Dave and I have been attending an Episcopal church in Tucson for the last two years. Our priest, Debra, has had a profound impact on Dave's and my faith. The last few months, after the service, we have participated in a series of workshops called "For God's Sake, Listen!" designed to get us to learn to listen to one another. The first ones were about non-controversial topics (coffee, K-Mart, etc.), but the topics have gotten increasingly more contentious. This past week's topic was on Homelessness. The nature of the forum is we get into groups of 4 - 6 people, write our thoughts, share our thoughts (without any sort of rebuttal from anyone else), then share out about 3 big ideas from the group. At the end of this past week's forum, Debra issued a challenge for us to put our words into action.
Dave and I accepted Debra's challenge to get into action instead of just talking about it. We had a pretty amazing experience on Tuesday (which is "date day" for Dave and me) when we took a few bags filled with water and snacks down to a park near the University and also to a street corner. Instead of doing the typical "roll your window down and hand the bag to someone in need", which I had done on a few occasions in the past, we parked the car and walked over to some people who were clearly in need. I want to start by saying I had "assumptions" that water, a granola bar, and some fresh fruit would be what is best to put in those sacks, but that is MY assumption. We wanted to hear THEIR truth. We had some really amazing conversations with Bernard, Darnell and Cass, who all had unique stories to tell. Bernard has some mental illness issues, but he could stay present with us when we asked, "If we come back here next week, what would be most helpful for you?" He didn't miss a beat. "Jerky....and some blankets" was his answer. He sleeps at the park and has all his goods there with him. Dave is going to give him one of our tents as well so he can keep some of his stuff under one roof. Despite his mental illness, Bernard said he is really good with plumbing and other handy-man types of work. Darnell and his friends said they needed gloves because it gets cold at night. Cass needs a bike, which we took him today. We had a long conversation with Cass about his abuse in his foster home and then how he lost most of the use of his right leg when it was almost broken by people in his group home. He goes to the Gospel Rescue Mission sometimes to sleep, but they can only stay there for a week at a time before they are "kicked out". I asked him how many people give him a hard time about holding out a sign for help when the Carl's Jr. has a "Now Hiring" sign up right across the street. He looked me in the eyes, and he said, "All day...every day". But we learned it is isn't as simple as that, as he needs to get surgery on his hip before he could get a job in which he would stand all day.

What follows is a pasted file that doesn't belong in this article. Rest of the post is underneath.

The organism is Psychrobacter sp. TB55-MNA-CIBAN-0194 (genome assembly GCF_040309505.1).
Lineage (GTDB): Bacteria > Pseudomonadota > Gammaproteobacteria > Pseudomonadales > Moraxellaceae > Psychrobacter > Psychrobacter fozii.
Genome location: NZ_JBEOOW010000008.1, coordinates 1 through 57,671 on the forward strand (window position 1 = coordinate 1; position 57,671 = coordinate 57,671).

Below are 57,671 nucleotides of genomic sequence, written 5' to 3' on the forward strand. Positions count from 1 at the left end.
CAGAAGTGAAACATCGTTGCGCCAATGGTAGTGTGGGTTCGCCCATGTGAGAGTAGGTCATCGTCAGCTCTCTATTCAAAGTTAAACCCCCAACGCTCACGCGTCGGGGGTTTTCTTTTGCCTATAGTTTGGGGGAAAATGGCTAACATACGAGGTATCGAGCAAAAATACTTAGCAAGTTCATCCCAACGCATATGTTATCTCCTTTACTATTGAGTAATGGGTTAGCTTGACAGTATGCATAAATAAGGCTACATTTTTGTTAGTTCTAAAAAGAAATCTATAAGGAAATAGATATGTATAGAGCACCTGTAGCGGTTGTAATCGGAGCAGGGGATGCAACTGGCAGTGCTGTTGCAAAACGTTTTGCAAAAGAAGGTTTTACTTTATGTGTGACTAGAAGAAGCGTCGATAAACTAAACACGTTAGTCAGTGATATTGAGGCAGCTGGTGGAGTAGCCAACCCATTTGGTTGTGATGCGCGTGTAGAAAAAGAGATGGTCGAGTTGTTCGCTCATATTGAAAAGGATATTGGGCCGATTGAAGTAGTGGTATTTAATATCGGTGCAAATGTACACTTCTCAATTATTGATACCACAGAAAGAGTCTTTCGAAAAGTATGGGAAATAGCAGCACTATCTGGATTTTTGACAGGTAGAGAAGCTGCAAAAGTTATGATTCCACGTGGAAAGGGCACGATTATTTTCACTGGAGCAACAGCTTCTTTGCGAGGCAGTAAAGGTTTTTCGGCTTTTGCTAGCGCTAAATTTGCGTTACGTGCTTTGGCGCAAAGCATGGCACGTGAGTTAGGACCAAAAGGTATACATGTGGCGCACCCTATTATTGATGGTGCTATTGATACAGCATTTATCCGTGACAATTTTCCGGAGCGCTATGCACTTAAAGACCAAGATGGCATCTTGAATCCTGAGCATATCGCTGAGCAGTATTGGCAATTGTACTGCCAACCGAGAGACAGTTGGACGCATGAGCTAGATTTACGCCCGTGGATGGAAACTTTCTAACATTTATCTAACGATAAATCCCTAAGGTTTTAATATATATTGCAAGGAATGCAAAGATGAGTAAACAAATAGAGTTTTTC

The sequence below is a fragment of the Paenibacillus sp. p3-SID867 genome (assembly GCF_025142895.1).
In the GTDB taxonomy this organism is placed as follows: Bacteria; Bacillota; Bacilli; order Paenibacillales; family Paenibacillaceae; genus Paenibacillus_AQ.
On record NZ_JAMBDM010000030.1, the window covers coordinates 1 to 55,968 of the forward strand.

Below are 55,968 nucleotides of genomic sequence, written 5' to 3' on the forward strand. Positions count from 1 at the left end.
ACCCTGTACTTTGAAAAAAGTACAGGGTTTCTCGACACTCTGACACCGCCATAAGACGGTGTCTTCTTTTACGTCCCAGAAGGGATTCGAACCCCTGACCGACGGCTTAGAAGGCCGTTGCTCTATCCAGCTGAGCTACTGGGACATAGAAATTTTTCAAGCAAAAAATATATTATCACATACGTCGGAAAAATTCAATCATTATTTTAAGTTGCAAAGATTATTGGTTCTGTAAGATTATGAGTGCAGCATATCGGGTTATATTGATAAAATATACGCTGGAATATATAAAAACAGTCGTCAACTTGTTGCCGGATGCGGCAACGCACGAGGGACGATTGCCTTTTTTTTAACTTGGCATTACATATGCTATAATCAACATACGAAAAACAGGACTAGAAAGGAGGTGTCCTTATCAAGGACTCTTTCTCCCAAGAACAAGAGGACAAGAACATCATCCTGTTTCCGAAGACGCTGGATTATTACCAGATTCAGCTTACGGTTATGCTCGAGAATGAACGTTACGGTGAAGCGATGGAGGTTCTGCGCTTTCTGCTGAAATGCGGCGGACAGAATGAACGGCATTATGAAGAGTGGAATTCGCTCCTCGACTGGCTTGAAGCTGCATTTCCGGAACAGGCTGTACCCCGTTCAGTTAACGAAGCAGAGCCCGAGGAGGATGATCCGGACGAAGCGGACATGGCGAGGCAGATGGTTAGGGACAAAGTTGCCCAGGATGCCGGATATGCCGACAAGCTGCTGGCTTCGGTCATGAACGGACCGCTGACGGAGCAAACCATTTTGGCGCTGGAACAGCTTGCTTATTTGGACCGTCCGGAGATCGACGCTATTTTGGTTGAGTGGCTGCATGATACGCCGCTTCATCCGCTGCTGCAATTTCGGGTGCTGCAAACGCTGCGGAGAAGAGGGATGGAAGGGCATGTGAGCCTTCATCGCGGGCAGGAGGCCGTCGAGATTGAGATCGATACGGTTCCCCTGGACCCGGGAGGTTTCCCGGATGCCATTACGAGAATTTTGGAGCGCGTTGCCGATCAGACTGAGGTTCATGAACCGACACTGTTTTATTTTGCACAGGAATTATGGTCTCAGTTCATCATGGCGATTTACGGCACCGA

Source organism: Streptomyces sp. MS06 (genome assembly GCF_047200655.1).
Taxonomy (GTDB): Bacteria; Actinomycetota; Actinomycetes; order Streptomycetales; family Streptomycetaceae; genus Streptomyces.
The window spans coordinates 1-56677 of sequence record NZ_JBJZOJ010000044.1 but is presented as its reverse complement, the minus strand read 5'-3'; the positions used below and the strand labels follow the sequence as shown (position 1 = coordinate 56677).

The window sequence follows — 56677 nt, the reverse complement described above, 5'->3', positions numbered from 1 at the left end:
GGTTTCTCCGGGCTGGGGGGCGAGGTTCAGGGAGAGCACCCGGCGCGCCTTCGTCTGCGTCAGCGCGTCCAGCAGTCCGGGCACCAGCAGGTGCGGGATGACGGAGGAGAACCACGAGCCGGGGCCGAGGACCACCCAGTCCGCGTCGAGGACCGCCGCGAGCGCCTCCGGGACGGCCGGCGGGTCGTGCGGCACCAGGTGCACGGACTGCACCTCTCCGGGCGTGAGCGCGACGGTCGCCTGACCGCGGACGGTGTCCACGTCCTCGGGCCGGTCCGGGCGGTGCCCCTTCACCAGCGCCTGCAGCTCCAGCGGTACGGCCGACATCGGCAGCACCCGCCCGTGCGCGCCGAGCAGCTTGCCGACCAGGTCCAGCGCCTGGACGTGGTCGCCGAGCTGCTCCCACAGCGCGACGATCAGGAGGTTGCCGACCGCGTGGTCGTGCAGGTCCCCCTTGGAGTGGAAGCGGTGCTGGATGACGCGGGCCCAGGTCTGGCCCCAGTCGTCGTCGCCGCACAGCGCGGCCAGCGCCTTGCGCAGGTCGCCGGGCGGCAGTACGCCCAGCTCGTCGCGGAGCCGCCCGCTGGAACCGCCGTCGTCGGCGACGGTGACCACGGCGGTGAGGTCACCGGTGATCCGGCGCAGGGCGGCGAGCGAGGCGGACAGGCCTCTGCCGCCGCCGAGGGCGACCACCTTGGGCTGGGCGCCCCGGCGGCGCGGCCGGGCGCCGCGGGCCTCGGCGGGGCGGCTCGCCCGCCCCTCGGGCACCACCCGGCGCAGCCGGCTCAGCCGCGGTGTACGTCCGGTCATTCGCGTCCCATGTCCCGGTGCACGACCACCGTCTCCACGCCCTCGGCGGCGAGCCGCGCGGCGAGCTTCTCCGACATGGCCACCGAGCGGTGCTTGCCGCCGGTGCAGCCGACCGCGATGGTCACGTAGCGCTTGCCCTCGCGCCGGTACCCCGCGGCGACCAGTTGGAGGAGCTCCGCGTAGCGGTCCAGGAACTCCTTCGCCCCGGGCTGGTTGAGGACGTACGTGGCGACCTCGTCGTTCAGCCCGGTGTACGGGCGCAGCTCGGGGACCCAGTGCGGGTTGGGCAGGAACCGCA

Dave and I have not quit talking about them and what we can do to sustain and continue this ministry that truly ministered to us. We are blessed and can't thank Rev. Debra and Church of the Apostles for pushing us out of our comfort zone.
Many years ago, in Niceville, Florida, I was in charge of a ministry at our church called Signs of the Spirit. I called it "sign language on steroids", as the youth learned how to represent a contemporary Christian song through sign singing and a bit bigger movements, in some cases. One of the favorites we performed was Casting Crowns' "If We are the Body". One of the verses talks about a traveler coming into the church, only to find "...the weight of their judgmental glances tells him that his chances are better out on his own". But if we are supposed to be the body of Christ, shouldn't our arms be reaching out to those in need? Shouldn't our feet be going to help those less fortunate than we are?